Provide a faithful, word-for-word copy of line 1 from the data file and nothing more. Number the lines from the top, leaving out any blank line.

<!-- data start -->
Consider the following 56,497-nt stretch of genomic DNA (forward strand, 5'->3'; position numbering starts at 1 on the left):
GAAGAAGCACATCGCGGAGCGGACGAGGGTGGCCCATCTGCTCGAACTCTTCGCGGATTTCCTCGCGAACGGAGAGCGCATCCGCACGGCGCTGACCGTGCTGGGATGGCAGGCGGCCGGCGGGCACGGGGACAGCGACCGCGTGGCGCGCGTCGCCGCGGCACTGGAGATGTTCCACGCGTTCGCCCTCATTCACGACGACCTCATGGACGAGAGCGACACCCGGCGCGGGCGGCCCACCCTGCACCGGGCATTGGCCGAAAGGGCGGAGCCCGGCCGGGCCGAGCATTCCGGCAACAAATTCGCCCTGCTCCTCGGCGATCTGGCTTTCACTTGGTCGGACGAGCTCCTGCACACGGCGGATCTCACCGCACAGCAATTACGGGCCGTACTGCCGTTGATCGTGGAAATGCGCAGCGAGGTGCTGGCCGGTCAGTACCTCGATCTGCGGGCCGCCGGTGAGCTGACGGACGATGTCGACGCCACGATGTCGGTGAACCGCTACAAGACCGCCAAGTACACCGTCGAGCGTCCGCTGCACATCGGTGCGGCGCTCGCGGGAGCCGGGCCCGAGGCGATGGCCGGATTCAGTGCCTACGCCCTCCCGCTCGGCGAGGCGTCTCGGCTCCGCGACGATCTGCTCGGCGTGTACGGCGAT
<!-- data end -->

Consider the following 56,497-nt stretch of genomic DNA (forward strand, 5'->3'; position numbering starts at 1 on the left):